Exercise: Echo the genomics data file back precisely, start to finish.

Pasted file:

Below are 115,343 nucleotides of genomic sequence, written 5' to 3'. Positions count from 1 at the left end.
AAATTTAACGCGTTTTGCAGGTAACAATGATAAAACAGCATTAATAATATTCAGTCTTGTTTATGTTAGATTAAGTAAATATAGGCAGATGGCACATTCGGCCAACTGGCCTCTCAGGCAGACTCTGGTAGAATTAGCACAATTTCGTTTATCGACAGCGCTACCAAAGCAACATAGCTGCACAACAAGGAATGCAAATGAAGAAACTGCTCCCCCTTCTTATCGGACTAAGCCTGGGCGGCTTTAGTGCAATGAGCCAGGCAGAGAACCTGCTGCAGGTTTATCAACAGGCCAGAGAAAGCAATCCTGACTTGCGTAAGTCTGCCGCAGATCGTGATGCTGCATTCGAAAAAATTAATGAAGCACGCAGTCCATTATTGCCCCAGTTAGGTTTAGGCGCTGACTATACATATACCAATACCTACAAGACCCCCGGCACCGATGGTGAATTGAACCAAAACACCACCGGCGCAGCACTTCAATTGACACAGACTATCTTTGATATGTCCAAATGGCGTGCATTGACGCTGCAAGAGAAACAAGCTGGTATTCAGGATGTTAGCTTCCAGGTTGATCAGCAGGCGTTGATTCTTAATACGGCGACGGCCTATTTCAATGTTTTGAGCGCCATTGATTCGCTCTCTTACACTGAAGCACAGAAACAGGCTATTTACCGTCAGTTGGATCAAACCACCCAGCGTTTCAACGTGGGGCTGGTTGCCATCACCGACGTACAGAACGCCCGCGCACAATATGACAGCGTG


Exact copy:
Below are 115,343 nucleotides of genomic sequence, written 5' to 3'. Positions count from 1 at the left end.
AAATTTAACGCGTTTTGCAGGTAACAATGATAAAACAGCATTAATAATATTCAGTCTTGTTTATGTTAGATTAAGTAAATATAGGCAGATGGCACATTCGGCCAACTGGCCTCTCAGGCAGACTCTGGTAGAATTAGCACAATTTCGTTTATCGACAGCGCTACCAAAGCAACATAGCTGCACAACAAGGAATGCAAATGAAGAAACTGCTCCCCCTTCTTATCGGACTAAGCCTGGGCGGCTTTAGTGCAATGAGCCAGGCAGAGAACCTGCTGCAGGTTTATCAACAGGCCAGAGAAAGCAATCCTGACTTGCGTAAGTCTGCCGCAGATCGTGATGCTGCATTCGAAAAAATTAATGAAGCACGCAGTCCATTATTGCCCCAGTTAGGTTTAGGCGCTGACTATACATATACCAATACCTACAAGACCCCCGGCACCGATGGTGAATTGAACCAAAACACCACCGGCGCAGCACTTCAATTGACACAGACTATCTTTGATATGTCCAAATGGCGTGCATTGACGCTGCAAGAGAAACAAGCTGGTATTCAGGATGTTAGCTTCCAGGTTGATCAGCAGGCGTTGATTCTTAATACGGCGACGGCCTATTTCAATGTTTTGAGCGCCATTGATTCGCTCTCTTACACTGAAGCACAGAAACAGGCTATTTACCGTCAGTTGGATCAAACCACCCAGCGTTTCAACGTGGGGCTGGTTGCCATCACCGACGTACAGAACGCCCGCGCACAATATGACAGCGTG